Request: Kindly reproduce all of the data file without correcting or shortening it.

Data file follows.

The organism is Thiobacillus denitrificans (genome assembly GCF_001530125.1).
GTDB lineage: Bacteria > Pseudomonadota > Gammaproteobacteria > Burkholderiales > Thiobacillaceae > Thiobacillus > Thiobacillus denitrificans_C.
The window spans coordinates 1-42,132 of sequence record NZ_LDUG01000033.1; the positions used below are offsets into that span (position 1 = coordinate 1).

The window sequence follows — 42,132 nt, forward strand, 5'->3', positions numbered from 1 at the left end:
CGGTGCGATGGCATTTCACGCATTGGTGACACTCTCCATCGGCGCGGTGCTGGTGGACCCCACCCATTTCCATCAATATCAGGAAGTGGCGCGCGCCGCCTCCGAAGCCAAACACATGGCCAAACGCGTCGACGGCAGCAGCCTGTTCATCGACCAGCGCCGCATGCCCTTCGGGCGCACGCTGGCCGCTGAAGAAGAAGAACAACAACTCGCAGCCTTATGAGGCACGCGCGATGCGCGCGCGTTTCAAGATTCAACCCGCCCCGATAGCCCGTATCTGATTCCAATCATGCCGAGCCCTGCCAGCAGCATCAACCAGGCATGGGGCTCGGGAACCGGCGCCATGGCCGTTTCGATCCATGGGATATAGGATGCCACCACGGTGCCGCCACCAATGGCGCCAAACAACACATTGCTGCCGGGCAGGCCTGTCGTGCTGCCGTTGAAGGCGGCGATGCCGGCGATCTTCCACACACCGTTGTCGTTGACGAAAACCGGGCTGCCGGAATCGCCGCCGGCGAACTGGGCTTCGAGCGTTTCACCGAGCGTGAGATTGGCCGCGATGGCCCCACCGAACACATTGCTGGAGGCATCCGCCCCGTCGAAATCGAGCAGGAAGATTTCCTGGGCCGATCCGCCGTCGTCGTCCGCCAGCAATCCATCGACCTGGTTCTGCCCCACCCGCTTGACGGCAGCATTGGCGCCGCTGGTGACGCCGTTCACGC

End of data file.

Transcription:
The organism is Thiobacillus denitrificans (genome assembly GCF_001530125.1).
GTDB lineage: Bacteria > Pseudomonadota > Gammaproteobacteria > Burkholderiales > Thiobacillaceae > Thiobacillus > Thiobacillus denitrificans_C.
The window spans coordinates 1-42,132 of sequence record NZ_LDUG01000033.1; the positions used below are offsets into that span (position 1 = coordinate 1).

The window sequence follows — 42,132 nt, forward strand, 5'->3', positions numbered from 1 at the left end:
CGGTGCGATGGCATTTCACGCATTGGTGACACTCTCCATCGGCGCGGTGCTGGTGGACCCCACCCATTTCCATCAATATCAGGAAGTGGCGCGCGCCGCCTCCGAAGCCAAACACATGGCCAAACGCGTCGACGGCAGCAGCCTGTTCATCGACCAGCGCCGCATGCCCTTCGGGCGCACGCTGGCCGCTGAAGAAGAAGAACAACAACTCGCAGCCTTATGAGGCACGCGCGATGCGCGCGCGTTTCAAGATTCAACCCGCCCCGATAGCCCGTATCTGATTCCAATCATGCCGAGCCCTGCCAGCAGCATCAACCAGGCATGGGGCTCGGGAACCGGCGCCATGGCCGTTTCGATCCATGGGATATAGGATGCCACCACGGTGCCGCCACCAATGGCGCCAAACAACACATTGCTGCCGGGCAGGCCTGTCGTGCTGCCGTTGAAGGCGGCGATGCCGGCGATCTTCCACACACCGTTGTCGTTGACGAAAACCGGGCTGCCGGAATCGCCGCCGGCGAACTGGGCTTCGAGCGTTTCACCGAGCGTGAGATTGGCCGCGATGGCCCCACCGAACACATTGCTGGAGGCATCCGCCCCGTCGAAATCGAGCAGGAAGATTTCCTGGGCCGATCCGCCGTCGTCGTCCGCCAGCAATCCATCGACCTGGTTCTGCCCCACCCGCTTGACGGCAGCATTGGCGCCGCTGGTGACGCCGTTCACGC